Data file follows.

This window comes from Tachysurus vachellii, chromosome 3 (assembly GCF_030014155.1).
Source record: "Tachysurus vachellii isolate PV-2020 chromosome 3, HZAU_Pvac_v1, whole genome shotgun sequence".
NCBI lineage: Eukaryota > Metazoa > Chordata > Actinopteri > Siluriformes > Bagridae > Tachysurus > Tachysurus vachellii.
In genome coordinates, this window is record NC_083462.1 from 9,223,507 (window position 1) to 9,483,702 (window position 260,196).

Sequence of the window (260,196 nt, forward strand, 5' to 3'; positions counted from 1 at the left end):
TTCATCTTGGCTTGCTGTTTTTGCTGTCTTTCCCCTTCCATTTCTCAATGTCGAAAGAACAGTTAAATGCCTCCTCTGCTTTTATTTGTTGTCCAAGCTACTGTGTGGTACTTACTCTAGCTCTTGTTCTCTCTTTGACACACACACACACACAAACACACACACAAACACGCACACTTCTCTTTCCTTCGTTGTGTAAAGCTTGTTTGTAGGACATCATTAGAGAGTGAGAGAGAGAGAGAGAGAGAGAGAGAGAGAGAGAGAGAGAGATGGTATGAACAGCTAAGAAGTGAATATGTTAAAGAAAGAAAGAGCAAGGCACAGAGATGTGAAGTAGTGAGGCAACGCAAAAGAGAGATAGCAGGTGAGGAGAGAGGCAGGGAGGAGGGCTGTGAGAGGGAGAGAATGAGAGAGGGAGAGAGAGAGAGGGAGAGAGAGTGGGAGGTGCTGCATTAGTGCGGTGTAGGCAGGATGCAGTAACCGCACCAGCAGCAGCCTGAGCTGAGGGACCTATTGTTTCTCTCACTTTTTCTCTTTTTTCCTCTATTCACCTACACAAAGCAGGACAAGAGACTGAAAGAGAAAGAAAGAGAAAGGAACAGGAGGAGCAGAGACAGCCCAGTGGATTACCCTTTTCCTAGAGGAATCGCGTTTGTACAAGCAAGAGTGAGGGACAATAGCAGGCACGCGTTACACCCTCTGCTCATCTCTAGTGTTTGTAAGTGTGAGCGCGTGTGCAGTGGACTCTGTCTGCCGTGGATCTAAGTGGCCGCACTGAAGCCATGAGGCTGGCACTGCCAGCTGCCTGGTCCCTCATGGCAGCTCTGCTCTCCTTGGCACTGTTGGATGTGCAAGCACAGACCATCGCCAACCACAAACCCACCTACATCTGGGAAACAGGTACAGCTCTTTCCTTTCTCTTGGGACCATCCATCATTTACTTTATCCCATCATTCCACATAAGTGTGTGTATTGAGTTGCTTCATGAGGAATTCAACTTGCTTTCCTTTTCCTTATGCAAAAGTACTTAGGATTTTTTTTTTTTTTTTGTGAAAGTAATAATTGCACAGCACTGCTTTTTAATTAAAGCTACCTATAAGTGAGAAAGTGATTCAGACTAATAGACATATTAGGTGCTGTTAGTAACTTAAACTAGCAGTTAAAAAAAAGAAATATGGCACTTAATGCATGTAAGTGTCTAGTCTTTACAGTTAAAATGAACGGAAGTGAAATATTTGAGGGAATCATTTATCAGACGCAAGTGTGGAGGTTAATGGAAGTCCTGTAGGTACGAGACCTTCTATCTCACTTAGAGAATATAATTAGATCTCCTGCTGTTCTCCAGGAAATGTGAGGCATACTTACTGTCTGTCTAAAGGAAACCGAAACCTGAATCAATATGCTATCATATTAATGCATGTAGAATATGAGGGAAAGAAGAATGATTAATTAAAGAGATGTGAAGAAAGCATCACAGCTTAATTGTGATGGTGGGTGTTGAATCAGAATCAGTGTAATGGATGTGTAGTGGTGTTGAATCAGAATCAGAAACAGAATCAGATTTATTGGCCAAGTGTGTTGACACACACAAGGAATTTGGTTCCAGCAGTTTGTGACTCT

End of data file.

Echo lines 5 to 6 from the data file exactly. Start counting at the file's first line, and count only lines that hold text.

Sequence of the window (260,196 nt, forward strand, 5' to 3'; positions counted from 1 at the left end):
TTCATCTTGGCTTGCTGTTTTTGCTGTCTTTCCCCTTCCATTTCTCAATGTCGAAAGAACAGTTAAATGCCTCCTCTGCTTTTATTTGTTGTCCAAGCTACTGTGTGGTACTTACTCTAGCTCTTGTTCTCTCTTTGACACACACACACACACAAACACACACACAAACACGCACACTTCTCTTTCCTTCGTTGTGTAAAGCTTGTTTGTAGGACATCATTAGAGAGTGAGAGAGAGAGAGAGAGAGAGAGAGAGAGAGAGAGAGAGAGATGGTATGAACAGCTAAGAAGTGAATATGTTAAAGAAAGAAAGAGCAAGGCACAGAGATGTGAAGTAGTGAGGCAACGCAAAAGAGAGATAGCAGGTGAGGAGAGAGGCAGGGAGGAGGGCTGTGAGAGGGAGAGAATGAGAGAGGGAGAGAGAGAGAGGGAGAGAGAGTGGGAGGTGCTGCATTAGTGCGGTGTAGGCAGGATGCAGTAACCGCACCAGCAGCAGCCTGAGCTGAGGGACCTATTGTTTCTCTCACTTTTTCTCTTTTTTCCTCTATTCACCTACACAAAGCAGGACAAGAGACTGAAAGAGAAAGAAAGAGAAAGGAACAGGAGGAGCAGAGACAGCCCAGTGGATTACCCTTTTCCTAGAGGAATCGCGTTTGTACAAGCAAGAGTGAGGGACAATAGCAGGCACGCGTTACACCCTCTGCTCATCTCTAGTGTTTGTAAGTGTGAGCGCGTGTGCAGTGGACTCTGTCTGCCGTGGATCTAAGTGGCCGCACTGAAGCCATGAGGCTGGCACTGCCAGCTGCCTGGTCCCTCATGGCAGCTCTGCTCTCCTTGGCACTGTTGGATGTGCAAGCACAGACCATCGCCAACCACAAACCCACCTACATCTGGGAAACAGGTACAGCTCTTTCCTTTCTCTTGGGACCATCCATCATTTACTTTATCCCATCATTCCACATAAGTGTGTGTATTGAGTTGCTTCATGAGGAATTCAACTTGCTTTCCTTTTCCTTATGCAAAAGTACTTAGGATTTTTTTTTTTTTTTTGTGAAAGTAATAATTGCACAGCACTGCTTTTTAATTAAAGCTACCTATAAGTGAGAAAGTGATTCAGACTAATAGACATATTAGGTGCTGTTAGTAACTTAAACTAGCAGTTAAAAAAAAGAAATATGGCACTTAATGCATGTAAGTGTCTAGTCTTTACAGTTAAAATGAACGGAAGTGAAATATTTGAGGGAATCATTTATCAGACGCAAGTGTGGAGGTTAATGGAAGTCCTGTAGGTACGAGACCTTCTATCTCACTTAGAGAATATAATTAGATCTCCTGCTGTTCTCCAGGAAATGTGAGGCATACTTACTGTCTGTCTAAAGGAAACCGAAACCTGAATCAATATGCTATCATATTAATGCATGTAGAATATGAGGGAAAGAAGAATGATTAATTAAAGAGATGTGAAGAAAGCATCACAGCTTAATTGTGATGGTGGGTGTTGAATCAGAATCAGTGTAATGGATGTGTAGTGGTGTTGAATCAGAATCAGAAACAGAATCAGATTTATTGGCCAAGTGTGTTGACACACACAAGGAATTTGGTTCCAGCAGTTTGTGACTCT